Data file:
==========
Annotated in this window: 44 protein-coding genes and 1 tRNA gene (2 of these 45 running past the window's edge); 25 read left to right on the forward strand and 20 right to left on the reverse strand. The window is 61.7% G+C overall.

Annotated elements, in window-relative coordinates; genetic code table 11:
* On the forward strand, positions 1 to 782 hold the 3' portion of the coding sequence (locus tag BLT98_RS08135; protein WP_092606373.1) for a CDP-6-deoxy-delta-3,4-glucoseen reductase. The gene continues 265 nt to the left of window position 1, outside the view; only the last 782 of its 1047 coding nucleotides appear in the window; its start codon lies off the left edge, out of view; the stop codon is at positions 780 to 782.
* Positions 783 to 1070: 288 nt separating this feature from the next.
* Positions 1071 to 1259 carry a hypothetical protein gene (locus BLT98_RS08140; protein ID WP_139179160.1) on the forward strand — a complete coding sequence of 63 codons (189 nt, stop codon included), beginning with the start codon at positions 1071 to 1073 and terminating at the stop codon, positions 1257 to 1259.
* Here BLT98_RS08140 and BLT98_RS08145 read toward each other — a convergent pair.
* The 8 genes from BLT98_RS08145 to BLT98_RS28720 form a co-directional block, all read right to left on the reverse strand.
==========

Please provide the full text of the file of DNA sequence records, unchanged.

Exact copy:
Annotated in this window: 44 protein-coding genes and 1 tRNA gene (2 of these 45 running past the window's edge); 25 read left to right on the forward strand and 20 right to left on the reverse strand. The window is 61.7% G+C overall.

Annotated elements, in window-relative coordinates; genetic code table 11:
* On the forward strand, positions 1 to 782 hold the 3' portion of the coding sequence (locus tag BLT98_RS08135; protein WP_092606373.1) for a CDP-6-deoxy-delta-3,4-glucoseen reductase. The gene continues 265 nt to the left of window position 1, outside the view; only the last 782 of its 1047 coding nucleotides appear in the window; its start codon lies off the left edge, out of view; the stop codon is at positions 780 to 782.
* Positions 783 to 1070: 288 nt separating this feature from the next.
* Positions 1071 to 1259 carry a hypothetical protein gene (locus BLT98_RS08140; protein ID WP_139179160.1) on the forward strand — a complete coding sequence of 63 codons (189 nt, stop codon included), beginning with the start codon at positions 1071 to 1073 and terminating at the stop codon, positions 1257 to 1259.
* Here BLT98_RS08140 and BLT98_RS08145 read toward each other — a convergent pair.
* The 8 genes from BLT98_RS08145 to BLT98_RS28720 form a co-directional block, all read right to left on the reverse strand.